At a courtroom the accused is sentenced by a Judge who is charge sheeted i.e. his/her name figures in a criminal case that is still pending. Is it justified that that the judgement passed is valid under law. Can the judge possibly pass a judgement unless he/she is exonerated of all charges?
That is precisely the argument that the Supreme Court of India is making against the appointment of Polayil Joseph Thomas as the Chief Vigilance Commissioner (CVC), a post that makes Thomas the head of the Central Vigilance Commission, India’s premier statutory body that was set up to advice and guide Central Government agencies in the field of vigilance.
The appointment is the latest embarrassment to the UPA government that is already tainted by massive scams and dubious leaks. The skeletons that tumble out of the closet, talk about the story of PJ Thomas, a veteran in the Indian Parliamentary system who has held posts ranging from the Electoral Officer at the State Election Commission to the more controversial Secretary of the Department of Telecommunications, Ministry of Communications & I.T. comes to light. Thomas, in his various stints is accused of sending letters to the law ministry seeking to restrict the role of CAG and CVC in the 2G allocation and attempting to shield and promote tainted officers with CBI charges against them. He is still charge sheeted in the palmolein scam that allowed the import of palmolein from Malaysia at unjustifiable rates that lead to a huge loss to the exchequer.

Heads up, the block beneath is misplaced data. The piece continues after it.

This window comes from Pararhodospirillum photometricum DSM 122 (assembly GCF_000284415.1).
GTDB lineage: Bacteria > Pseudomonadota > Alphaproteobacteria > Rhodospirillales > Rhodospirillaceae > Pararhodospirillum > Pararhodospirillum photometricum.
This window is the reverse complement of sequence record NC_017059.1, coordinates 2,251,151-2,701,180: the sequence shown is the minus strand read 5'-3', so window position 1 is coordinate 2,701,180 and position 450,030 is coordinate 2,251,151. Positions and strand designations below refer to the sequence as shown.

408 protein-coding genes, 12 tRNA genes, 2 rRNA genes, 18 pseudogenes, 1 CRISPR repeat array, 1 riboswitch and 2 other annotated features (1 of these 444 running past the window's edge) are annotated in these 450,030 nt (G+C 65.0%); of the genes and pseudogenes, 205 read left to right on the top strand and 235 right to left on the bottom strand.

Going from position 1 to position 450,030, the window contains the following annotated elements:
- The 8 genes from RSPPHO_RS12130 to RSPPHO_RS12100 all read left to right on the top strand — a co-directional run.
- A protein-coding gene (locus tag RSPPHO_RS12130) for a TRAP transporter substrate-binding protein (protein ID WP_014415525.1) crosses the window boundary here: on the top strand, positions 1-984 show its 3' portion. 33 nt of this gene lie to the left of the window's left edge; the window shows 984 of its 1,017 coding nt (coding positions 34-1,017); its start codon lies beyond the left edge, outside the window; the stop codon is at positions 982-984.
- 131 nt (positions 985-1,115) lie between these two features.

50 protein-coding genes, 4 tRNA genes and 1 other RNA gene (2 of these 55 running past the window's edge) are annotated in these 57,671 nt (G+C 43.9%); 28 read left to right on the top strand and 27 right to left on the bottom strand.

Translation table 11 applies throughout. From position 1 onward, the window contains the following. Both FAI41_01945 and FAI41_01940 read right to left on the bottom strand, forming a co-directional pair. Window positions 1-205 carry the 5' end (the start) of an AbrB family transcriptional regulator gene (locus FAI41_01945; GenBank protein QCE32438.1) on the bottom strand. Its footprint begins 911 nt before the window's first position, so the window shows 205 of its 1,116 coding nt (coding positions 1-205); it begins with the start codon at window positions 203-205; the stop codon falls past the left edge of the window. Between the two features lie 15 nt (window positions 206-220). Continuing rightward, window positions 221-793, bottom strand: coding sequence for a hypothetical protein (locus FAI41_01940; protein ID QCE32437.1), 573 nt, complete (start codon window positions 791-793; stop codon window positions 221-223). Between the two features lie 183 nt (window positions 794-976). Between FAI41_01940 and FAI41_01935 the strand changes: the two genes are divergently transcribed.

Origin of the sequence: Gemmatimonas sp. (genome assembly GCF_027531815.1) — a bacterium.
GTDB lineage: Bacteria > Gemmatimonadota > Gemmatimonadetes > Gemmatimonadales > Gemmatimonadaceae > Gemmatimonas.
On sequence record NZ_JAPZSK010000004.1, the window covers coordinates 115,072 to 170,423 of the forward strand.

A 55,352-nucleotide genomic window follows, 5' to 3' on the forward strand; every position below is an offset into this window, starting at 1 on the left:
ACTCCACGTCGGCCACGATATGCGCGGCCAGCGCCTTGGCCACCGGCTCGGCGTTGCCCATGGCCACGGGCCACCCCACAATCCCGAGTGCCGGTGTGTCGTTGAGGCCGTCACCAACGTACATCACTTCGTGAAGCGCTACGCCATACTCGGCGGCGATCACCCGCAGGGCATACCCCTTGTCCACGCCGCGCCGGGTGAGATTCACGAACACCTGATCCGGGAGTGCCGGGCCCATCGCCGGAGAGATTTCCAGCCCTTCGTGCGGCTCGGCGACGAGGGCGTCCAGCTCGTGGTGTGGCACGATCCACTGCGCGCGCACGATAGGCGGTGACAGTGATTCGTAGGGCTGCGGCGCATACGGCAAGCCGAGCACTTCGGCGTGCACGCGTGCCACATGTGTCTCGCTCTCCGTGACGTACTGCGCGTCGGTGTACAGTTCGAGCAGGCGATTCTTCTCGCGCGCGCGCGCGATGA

All the cases and controversies show a different man, a pliant and malleable face who has been appointed to cover up and mitigate the government’s embarrassment in the CWG and 2G scams.
The saddest part is the mockery of a man heading the department that has charge sheeted him for a criminal offence, now having the power to involve, direct and stop any investigation including the appointment of the CBI director. The amusing thing is the government’s baffling reply to the Supreme Court’s objection against the appointment. The asinine argument is best captured in a single statement that the Attorney General of India, G.E Vahanvati so eloquently put to the Supreme Court while defending the appointment, “Integrity for CVC’s post not mandatory.”
I digress. To me, it is. For, the appointment is a classic example of a flawed Indian democracy functioning on its ironies and not its jurisprudence.